My daughter is 6 months old now. In human years, that’s not very many, but in baby years, that’s a lot. Like many other parents who have come before me and those who will come after, I marvel at the speed at which time seems to go now that she is here. And like all people everywhere, I have yet to discover the secret to stopping time.
Once we become parents, new responsibilities seem to rain down on us. We have to plan for a dozen different scenarios when initially packing to take our baby to the park (enough diapers? an extra outfit? a changing pad? a bottle? what time did he last sleep? does he need an extra layer?). And as our children get older, we continue to worry about daily activities at school, upcoming homework assignments, carpool schedules, what to pack for lunch tomorrow … and on and on. Because of these new challenges, it’s easy to find ourselves looking into the future or the past more often than being in the present. We are all aware that they “won’t be kids forever.” I hear it from parents practically every time I step out the door: “Enjoy it while you can. My baby is 34 now!”
So since we can’t stop time; is there any way to slow it down?
In her essay All My Babies Are Gone Now, Anna Quindlen reflects on her feelings about time and parenthood: “…the biggest mistake that I made is the one that most of us make while doing this. I did not live in the moment enough. That is particularly clear now that the moment is gone, captured only in photographs.”
Like her, I could use some practice in the art of living in the moment. I want to ignore my to-do list sometimes. I want to quiet the voices of the past that question and dampen the voices of the future that worry. I want to notice the sound of my daughter’s laughter and how she smells, even after she spits up. I want to look up from the computer screen and notice what’s going on around me. I want to spend as much time as I can with my family.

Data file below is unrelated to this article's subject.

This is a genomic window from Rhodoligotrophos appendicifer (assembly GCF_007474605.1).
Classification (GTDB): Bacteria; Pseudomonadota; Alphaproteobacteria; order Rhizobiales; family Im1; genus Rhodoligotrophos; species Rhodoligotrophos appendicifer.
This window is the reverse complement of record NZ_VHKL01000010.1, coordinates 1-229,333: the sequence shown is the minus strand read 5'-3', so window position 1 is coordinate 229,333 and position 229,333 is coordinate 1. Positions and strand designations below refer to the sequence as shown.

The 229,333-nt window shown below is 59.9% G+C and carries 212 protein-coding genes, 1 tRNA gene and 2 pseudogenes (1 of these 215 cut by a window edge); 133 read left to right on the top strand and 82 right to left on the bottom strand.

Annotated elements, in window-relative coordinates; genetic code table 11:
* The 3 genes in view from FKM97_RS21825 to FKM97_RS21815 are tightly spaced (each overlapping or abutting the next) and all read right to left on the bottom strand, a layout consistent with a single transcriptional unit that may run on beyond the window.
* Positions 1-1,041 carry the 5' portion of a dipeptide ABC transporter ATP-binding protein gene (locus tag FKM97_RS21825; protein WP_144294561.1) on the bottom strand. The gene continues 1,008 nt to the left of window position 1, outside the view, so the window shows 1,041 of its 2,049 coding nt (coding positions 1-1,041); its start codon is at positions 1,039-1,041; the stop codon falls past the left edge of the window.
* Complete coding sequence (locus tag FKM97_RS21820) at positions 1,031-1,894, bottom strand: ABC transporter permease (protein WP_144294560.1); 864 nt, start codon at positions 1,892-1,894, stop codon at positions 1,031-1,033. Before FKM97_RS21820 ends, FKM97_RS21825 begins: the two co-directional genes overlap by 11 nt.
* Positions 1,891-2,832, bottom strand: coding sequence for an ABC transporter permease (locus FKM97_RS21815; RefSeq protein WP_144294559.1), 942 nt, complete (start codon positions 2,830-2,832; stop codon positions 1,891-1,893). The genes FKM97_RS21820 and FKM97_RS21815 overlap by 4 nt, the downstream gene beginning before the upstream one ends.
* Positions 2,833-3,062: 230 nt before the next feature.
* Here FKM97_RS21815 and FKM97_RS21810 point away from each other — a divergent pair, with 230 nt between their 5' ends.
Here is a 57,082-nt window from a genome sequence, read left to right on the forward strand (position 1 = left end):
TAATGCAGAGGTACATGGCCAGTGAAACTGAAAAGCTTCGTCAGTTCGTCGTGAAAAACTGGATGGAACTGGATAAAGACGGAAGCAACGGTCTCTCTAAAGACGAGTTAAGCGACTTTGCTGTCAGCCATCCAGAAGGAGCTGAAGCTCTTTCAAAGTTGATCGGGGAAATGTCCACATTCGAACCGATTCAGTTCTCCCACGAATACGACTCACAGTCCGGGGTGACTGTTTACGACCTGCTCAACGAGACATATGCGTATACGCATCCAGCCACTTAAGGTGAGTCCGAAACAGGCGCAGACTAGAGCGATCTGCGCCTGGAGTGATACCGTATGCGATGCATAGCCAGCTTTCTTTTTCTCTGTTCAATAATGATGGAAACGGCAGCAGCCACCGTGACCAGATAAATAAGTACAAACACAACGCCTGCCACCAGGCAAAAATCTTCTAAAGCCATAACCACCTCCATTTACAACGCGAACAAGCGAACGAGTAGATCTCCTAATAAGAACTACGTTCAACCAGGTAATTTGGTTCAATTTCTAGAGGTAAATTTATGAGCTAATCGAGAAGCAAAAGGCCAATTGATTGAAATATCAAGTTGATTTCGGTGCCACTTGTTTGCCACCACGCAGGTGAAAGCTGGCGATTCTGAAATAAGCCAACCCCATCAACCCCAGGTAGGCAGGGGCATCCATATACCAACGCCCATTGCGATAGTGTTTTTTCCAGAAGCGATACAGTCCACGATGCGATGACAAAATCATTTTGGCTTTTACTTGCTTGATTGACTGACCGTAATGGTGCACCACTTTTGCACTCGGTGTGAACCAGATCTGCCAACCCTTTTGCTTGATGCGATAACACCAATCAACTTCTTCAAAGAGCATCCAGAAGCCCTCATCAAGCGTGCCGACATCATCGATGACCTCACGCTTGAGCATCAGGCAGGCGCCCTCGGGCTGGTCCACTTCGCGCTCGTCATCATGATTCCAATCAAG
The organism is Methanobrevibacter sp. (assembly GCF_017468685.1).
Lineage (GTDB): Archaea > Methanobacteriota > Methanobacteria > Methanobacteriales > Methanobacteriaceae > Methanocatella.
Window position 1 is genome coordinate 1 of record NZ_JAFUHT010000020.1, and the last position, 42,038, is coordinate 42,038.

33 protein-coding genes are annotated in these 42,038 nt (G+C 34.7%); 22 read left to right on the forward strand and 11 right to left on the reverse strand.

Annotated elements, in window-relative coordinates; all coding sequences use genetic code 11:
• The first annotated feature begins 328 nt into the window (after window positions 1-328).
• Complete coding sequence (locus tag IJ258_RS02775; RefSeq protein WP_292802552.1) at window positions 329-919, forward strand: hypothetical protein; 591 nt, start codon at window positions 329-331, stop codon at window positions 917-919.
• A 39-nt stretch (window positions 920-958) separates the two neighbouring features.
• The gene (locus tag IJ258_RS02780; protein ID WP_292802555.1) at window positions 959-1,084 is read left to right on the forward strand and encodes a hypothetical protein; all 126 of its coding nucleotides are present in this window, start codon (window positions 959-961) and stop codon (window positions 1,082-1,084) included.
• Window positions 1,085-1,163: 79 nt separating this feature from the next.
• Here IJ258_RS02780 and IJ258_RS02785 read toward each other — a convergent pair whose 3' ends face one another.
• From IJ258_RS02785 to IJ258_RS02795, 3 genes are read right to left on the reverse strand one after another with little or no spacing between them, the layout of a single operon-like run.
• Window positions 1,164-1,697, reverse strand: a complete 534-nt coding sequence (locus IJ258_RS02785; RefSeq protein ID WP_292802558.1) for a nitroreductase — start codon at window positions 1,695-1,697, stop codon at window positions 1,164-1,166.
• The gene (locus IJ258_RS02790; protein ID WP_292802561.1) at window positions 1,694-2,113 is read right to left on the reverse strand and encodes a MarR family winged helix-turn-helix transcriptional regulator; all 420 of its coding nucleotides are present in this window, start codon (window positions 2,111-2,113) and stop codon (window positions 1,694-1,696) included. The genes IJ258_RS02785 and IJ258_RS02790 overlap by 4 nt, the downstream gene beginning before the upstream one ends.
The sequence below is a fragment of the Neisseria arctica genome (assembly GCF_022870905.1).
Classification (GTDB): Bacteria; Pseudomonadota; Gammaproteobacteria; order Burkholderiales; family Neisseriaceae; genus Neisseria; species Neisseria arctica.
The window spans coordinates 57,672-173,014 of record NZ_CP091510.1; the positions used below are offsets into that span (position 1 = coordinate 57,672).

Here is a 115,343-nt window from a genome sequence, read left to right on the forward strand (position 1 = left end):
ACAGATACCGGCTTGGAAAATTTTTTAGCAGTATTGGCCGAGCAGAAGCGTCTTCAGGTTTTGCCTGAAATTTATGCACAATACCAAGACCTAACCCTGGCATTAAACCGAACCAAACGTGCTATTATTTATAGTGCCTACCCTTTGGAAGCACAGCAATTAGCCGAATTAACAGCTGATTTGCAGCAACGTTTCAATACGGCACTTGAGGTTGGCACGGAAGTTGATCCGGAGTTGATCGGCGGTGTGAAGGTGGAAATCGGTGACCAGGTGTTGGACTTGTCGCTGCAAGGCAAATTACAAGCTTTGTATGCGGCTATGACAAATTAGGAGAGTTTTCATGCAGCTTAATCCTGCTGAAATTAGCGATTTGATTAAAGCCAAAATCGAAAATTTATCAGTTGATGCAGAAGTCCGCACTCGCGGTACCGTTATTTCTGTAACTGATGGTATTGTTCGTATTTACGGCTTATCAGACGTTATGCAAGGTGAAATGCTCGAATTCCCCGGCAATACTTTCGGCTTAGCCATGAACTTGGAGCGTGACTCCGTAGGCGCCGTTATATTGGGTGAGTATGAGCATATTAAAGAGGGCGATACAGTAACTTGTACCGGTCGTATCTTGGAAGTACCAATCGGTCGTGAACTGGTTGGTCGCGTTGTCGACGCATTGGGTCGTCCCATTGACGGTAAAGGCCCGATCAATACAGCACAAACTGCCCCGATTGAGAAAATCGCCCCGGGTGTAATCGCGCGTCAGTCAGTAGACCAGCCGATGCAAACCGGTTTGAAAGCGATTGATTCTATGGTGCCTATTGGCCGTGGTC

Intending to pay attention to whatever is going on right now is a good first step to being in the moment. Our kids help us with these tasks too because they are living in the moment far more than we are. They experience things in the now. Throw me the ball now! Look at the train! This ice cream is cold! If we take a moment to pay attention as we throw the ball, look at that train and really taste that ice cream, we could be just as present as they are.
It is practically impossible to be aware and mindful of every moment as it passes. And even paying attention to as many moments as we can isn’t going to keep us or our kids young, but we can try to notice their breathing as they sleep and notice our own as we quietly watch them. We can work to relax little by little and save tomorrow for tomorrow.
We can never stop time. But we can pay attention as it goes by.
We can try parenting in the moment.